Rod and Thumb

Hitchhiking and Self-Guided Fly Fishing Abroad


Fly Fishing - Pesca con Mosca

The sport freshwater fishing season in Argentina is open from November 1st through May 31st but there are rivers and lakes that are open for shorter periods of time between these two dates.

Rainbow Trout

Fishing License

Fishing licenses can be purchased from fishing tackle shops and select municipal information centers (ie. in Junín de los Andes). They are nothing more than flimsy pieces of paper, it may be a worthy investment to find a shop or an information center that will laminate your license for you.

A full season fishing license for foreigners costs $1080 ARS (using the Dólar Blue exchange rate from January 2015, that is ~$80 USD). A week long fishing license for foreigners costs $810 ARS (~$60 USD).

There are additional permits required to fish in rivers/lakes that hold sea-run brown trout in Tierra del Fuego, as well as for other preferential locations (eg. the Boca of Río Chimeuin at Lago Huechulafquen).


The Argentina fishing regulations can be found here (some of it is in English). Be sure to check what regulations are in place for the bodies of water you are interested in fishing. Catch and release is mandatory on some fisheries.

It is illegal to fish at night in Argentina. You can fish 1 hour before sunrise and 2 hours after sunset.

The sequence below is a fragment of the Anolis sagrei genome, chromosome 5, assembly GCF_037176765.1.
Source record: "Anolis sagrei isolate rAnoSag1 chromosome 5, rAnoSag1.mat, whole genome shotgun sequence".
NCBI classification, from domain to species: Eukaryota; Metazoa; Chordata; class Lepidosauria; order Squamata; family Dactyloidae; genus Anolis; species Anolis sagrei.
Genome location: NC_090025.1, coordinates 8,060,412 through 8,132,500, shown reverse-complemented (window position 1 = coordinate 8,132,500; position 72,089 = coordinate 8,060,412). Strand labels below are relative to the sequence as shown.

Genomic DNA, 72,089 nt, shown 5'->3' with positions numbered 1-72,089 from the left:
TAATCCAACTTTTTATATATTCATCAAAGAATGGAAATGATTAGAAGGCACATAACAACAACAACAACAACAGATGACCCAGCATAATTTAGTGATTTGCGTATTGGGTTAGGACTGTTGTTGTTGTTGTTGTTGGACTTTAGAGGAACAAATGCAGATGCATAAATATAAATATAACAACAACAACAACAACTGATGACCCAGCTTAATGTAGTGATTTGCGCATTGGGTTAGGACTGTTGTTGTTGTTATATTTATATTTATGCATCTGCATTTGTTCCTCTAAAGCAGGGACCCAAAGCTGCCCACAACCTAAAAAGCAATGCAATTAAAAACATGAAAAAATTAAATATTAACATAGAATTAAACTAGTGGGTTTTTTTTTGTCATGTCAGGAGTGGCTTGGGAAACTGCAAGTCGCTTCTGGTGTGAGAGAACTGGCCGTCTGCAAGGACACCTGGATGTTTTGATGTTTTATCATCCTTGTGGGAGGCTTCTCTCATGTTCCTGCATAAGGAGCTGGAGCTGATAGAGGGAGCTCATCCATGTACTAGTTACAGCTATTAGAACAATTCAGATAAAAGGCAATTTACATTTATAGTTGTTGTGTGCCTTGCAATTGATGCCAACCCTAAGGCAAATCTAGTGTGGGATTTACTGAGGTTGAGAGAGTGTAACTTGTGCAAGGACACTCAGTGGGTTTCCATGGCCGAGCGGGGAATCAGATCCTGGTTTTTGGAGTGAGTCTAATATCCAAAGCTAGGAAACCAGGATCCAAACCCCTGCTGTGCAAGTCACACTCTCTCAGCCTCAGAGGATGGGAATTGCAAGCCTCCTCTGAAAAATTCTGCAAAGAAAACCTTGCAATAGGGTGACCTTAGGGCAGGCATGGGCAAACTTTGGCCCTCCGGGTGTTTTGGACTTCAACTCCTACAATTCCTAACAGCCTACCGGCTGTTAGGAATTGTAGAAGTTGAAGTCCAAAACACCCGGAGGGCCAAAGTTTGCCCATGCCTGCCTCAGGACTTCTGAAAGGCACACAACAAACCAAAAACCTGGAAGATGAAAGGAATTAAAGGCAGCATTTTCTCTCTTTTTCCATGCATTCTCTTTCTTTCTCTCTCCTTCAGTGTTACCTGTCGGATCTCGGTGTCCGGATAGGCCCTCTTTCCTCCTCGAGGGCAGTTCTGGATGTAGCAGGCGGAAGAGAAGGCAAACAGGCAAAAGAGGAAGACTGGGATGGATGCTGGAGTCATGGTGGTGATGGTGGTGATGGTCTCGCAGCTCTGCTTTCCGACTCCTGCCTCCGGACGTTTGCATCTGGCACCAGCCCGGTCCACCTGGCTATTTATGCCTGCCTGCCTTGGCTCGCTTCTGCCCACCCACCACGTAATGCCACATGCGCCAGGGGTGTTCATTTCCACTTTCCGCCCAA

Where exactly to fish

Focusing on trout fishing, for the fisherman who lacks the time to explore, the ideal regions to check out are Neuquén Province (Junín de los Andes) and Río Negro region (San Carlos de Bariloche).

Without a vehicle, fishing self-guided in Tierra del Fuego is very complicated. Not only is the access blocked to much of the waterways by private estancias, but there are not many locations where you are “allowed” to camp. Not to say that it is impossible, but you would need to spend at least 2-3 weeks down there to figure it out and work hard at it. Without a vehicle of your own, do not expect a successful self-guided fishing venture down there.

I would recommend Los Alerces National Park but camping is not allowed there due to an outbreak of Hantavirus from mice in the park (at least it was in 2014, this may be different now).

A great book with information on fly fishing in Argentina is Fly-Fishing in Patagonia: A Trout Bum's Guide to Argentina by Barrett Mattison and Evan Jones.

So much for catching a big one at the famous Boca del Chimehuín!


If you have the means to do so and the experience to operate one, you should consider bringing a lightweight packraft or float tube with you to fish in Argentina. There is a lot of great water that can be fished but requires a boat of some sort to get you there. Be sure you have prior experience with watercraft before making an attempt at this.

Tackle Shops

The bigger cities and towns will have a tackle shop or two, but do not always expect to find the fishing supplies you need. Plan on arriving well stocked ahead of time.

Public Access

All of the rivers, lakes and streams in Argentina are considered to be public property. If you can access a river or lake from a public access point (eg. a bridge), you may walk within 10 meters of the high water mark if you pass through private property.

Pancora, a small freshwater crustacean, are a food staple for trout when available


Below is an assortment of flies that will provide results while fishing for trout down in Argentina.

Dry Flies


You can use the following nymph patterns with or without BH. If you had to take BH vs no BH, take the patterns with BH.